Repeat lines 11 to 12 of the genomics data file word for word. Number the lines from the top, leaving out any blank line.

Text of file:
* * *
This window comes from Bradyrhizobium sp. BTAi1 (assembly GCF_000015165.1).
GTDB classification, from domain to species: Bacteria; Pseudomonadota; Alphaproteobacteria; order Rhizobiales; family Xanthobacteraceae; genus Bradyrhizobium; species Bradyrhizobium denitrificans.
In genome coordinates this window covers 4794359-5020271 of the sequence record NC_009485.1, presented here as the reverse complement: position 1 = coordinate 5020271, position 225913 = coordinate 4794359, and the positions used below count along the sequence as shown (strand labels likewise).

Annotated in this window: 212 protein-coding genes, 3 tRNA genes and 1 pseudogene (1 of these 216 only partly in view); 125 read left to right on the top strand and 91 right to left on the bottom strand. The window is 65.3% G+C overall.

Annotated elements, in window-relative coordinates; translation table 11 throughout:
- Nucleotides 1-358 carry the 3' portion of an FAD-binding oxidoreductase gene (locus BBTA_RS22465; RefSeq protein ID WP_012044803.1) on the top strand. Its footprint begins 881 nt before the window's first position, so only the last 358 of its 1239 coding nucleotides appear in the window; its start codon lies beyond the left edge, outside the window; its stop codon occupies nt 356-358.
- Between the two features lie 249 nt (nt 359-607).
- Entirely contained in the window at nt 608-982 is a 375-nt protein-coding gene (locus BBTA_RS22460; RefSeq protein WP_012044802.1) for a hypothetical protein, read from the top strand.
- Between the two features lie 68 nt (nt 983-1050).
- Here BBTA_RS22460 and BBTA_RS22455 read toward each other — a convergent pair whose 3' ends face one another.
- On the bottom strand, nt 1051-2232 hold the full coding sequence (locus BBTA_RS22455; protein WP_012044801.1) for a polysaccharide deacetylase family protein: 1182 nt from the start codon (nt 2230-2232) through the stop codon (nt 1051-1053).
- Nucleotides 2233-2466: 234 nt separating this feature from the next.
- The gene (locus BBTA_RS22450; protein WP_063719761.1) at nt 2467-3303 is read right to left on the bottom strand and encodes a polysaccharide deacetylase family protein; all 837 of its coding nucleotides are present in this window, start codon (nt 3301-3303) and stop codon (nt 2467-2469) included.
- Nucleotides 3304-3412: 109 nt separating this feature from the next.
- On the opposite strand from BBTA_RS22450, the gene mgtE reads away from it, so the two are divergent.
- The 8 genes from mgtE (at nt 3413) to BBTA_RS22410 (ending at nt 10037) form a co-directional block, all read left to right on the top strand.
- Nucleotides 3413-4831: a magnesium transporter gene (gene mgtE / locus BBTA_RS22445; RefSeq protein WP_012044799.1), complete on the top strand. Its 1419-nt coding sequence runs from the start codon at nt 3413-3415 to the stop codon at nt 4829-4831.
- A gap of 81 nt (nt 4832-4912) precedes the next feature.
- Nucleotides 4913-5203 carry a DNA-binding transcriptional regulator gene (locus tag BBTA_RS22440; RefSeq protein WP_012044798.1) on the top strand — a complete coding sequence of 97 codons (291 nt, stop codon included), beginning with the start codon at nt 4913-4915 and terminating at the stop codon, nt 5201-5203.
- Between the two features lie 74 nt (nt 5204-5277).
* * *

- On the bottom strand, nt 1051-2232 hold the full coding sequence (locus BBTA_RS22455; protein WP_012044801.1) for a polysaccharide deacetylase family protein: 1182 nt from the start codon (nt 2230-2232) through the stop codon (nt 1051-1053).
- Nucleotides 2233-2466: 234 nt separating this feature from the next.